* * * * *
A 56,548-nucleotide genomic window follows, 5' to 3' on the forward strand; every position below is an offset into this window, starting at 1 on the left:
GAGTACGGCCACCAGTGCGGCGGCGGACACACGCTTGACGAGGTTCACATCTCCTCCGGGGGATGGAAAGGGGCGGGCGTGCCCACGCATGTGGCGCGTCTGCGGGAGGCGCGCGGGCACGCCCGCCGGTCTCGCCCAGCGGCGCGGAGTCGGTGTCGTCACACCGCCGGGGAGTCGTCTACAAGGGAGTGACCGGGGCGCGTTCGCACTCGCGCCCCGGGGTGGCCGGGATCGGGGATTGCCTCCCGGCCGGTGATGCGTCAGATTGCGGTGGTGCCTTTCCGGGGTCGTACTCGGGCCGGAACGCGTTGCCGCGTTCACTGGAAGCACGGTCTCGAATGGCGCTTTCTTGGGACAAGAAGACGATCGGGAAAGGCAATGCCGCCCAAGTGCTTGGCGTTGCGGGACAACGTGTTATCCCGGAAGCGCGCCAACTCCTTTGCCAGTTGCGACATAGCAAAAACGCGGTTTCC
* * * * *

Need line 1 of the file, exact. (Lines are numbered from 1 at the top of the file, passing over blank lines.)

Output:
A 56,548-nucleotide genomic window follows, 5' to 3' on the forward strand; every position below is an offset into this window, starting at 1 on the left: